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Goal 5: Ecology. Why Study Ecology interactions between organisms and their environments Ecology is the study of interactions between organisms and their.

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Presentation on theme: "Goal 5: Ecology. Why Study Ecology interactions between organisms and their environments Ecology is the study of interactions between organisms and their."— Presentation transcript:

1 Goal 5: Ecology

2 Why Study Ecology interactions between organisms and their environments Ecology is the study of interactions between organisms and their environments Ecologist ask questions such as: “What does a coyote eat” “How does temperature affect the growth of plants” “How does day length affect bird migration”

3 Bio= life The sphere of life consists of living and nonliving factors. It supports all life. Biotic= living Abiotic=non-living

4 Make a Column of Biotic and Abiotic Factors BIOTIC -bacteria -grass -fungus -fish -mushrooms ABIOTIC -air -water -nitrogen -dirt -sun

5 Name the Abiotic and Biotic Factors

6 Levels of Organization

7 Organizing Living Things in Ecology First level (most specific)- Organism – Individual living thing 2nd Level - Population –Group of organisms all of one species

8 Organization continued 3rd Level - Biological Community – All the living (biotic) populations of species that live in the same place at the same time

9 Organization cont. 4th level - Ecosystem – Both biotic and abiotic things that interact with each other in given area at the same time

10 Finally…… The last level Fifth and biggest level - Biosphere Portion of Earth that supports living things

11 Organisms in Ecosystems Habitat vs. Niche Habitat = the place where an organism lives out it’s life – Where you live – One habitat can have many niches Niche = strategies and adaptations a species uses in its environment – Organism’s role in the habitat – More than one species can not occupy the same niche in a location.

12 Bellringer Relate each one of the characteristics of life to the human body. Example: Genetic Code: My genetic information is contained in DNA and RNA

13 5.01a Identify and describe symbiotic relationships Symbiosis Symbiosis = "intimate living together" between different species. Refers to the different relationships that can exist between organisms 1. Mutualism (+,+) 2. Commensalism (+, 0) 3. Parasitism (+, -) 4. Predator-Prey cycle

14 Mutualism

15 Mutualism – clownfish and anemone The clownfish gets protection from the anemone and in return protects the anemone from fish that would eat it (angelfish); the clownfish also keeps the anemone free of dirt and debris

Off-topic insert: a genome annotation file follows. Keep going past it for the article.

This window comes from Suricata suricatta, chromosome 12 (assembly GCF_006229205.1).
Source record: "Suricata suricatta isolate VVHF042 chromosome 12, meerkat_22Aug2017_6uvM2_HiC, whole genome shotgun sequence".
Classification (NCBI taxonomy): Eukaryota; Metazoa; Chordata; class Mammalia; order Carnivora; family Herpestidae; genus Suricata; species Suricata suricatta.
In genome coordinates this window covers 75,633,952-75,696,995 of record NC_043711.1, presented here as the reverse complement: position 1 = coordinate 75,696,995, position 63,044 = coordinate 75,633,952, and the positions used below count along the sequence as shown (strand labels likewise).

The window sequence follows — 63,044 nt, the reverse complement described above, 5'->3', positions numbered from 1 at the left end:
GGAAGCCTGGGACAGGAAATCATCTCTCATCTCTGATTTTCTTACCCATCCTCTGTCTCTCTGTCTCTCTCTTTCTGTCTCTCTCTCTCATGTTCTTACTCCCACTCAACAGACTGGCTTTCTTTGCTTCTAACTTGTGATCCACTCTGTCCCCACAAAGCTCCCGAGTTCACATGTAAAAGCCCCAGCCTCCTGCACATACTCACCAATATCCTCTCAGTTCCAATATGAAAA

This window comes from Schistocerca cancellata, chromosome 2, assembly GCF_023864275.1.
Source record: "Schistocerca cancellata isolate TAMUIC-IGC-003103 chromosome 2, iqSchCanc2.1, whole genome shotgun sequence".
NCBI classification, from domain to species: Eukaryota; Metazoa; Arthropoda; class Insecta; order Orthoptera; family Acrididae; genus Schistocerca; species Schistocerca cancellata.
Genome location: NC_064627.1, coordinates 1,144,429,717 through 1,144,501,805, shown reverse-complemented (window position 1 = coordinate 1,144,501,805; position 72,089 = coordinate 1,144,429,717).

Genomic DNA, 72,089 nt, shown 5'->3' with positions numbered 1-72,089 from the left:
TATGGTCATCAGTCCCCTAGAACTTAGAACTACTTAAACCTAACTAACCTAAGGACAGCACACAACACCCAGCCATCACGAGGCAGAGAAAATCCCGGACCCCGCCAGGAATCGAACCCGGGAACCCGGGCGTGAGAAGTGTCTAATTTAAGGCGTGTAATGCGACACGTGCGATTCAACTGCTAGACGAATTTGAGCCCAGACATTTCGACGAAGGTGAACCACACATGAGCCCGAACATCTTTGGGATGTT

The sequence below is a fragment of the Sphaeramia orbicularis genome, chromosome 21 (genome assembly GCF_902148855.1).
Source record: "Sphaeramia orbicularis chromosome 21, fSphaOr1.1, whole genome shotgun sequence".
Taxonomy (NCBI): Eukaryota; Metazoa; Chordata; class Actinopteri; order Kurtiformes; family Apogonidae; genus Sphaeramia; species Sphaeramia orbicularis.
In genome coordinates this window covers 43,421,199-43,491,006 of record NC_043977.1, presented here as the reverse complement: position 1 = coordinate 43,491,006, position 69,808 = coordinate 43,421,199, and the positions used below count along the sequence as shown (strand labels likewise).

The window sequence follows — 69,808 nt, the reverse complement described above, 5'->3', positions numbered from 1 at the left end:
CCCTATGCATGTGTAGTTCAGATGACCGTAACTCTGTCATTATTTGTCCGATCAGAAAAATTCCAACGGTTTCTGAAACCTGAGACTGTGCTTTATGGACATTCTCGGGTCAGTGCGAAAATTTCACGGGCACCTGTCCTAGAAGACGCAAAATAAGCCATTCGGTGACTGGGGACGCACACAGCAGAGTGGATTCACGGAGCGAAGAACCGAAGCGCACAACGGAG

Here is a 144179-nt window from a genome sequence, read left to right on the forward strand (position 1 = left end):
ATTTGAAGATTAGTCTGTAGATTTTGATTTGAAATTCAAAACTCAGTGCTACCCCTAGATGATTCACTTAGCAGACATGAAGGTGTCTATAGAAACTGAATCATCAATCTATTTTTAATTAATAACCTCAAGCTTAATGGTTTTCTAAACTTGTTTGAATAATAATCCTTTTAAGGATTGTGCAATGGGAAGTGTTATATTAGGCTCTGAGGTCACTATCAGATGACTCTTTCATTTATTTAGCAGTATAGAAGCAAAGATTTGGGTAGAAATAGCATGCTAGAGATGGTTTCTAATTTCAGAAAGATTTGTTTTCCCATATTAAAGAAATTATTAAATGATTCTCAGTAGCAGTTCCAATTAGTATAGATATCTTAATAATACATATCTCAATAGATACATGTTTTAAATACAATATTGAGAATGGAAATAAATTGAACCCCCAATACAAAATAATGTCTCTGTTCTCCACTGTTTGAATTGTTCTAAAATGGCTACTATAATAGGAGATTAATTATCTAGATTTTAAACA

16 Mutualism – Lichens and Algae Lichens consist of a fungus with an algae or photosynthetic bacterium living inside the fungus. The alga provides food for both of them and the fungus provides a habitat for the alga. tbnid=7aE_8wrZkK9LJM:&tbnh=111&tbnw=148&prev=/images%3Fq%3Dlichen%26start%3D20%26ndsp%3D2 0%26svnum%3D10%26hl%3Den%26lr%3D%26sa%3DN

17 Mutualism – Ant and Aphid Aphids provides honeydew sugar for ants. Ants protect the aphids from predators and parasites.

18 Mutualism – sea slug with algae The algae lives in the sea slug and makes food for both of them – in return it gets a place to live.

19 Nitrogen fixing nodules Bacteria in the nodules can take nitrogen gas from the atmosphere and turn it into a form that can be used by the plant; in return, the plant protects the bacteria from harmful oxygen and the bacteria get food from the plant.

20 Mutualism - pollination Many plants depend on pollinators for their reproduction. They provide nectar to attract these pollinators. So the pollinator gets fed and the plant gets reproduced!

21 Protozoans in cow’s stomach These protozoans along with bacteria help the cow by digesting cellulose; cows don’t have the enzymes to do this. The protozoans and bacteria get a place to live and a continual food source. This is a valuable mutualistic relationship.

22 Ants and Acacia Trees Acacia provides ants with a protein rich secretion. Ants protect tree from herbivores.

23 Commensalism

24 Cattle Egret - Commensalism The cattle stir up grasshoppers and other insects that the egret likes to eat. There is no apparent benefit to the cow.

25 Commensalism – shark and remora The remora benefits by getting food from the shark’s meal. But there is no apparent benefit to the shark.

26 Commensalism – whale and barnacle Barnacle larvae attach to the whale. The barnacle has a habitat. Whale is not harmed.

27 Parasitism

28 Tick feeds on the blood of the host. The host loses blood or is subject to infection/death.

29 Mistletoe – a plant parasite Mistletoe lives off the branches and stems of Other trees. The tree can be very harmed.

30 Predator-Prey In a predator-prey relationship one organism benefits and the other is killed.

31 Predator-Prey Cycle Prey Population = Predator Population More predators = more prey eaten Prey Population Goes = Predator Population Goes Less predators = less prey they eat Predator: hunts: wolf Prey: hunted: rabbit

32 Bubble Map Symbiotic Relationships Benefit Harmed No effect Mutualistic Commensalism Parasitism ** Examples of Each

33 We will be planting Great Northern Beans to grow plants. In your group, you must decide on an experiment that you want to perform. Brainstorm Ideas. Choose one. What do you want to find out? Can you develop an experiment to answer your question? Does your question make sense? Is it confusing? Step 2: Hypothesis What do you think will happen? BE SPECIFIC! Use complete sentences. Step 3: Start developing a procedure


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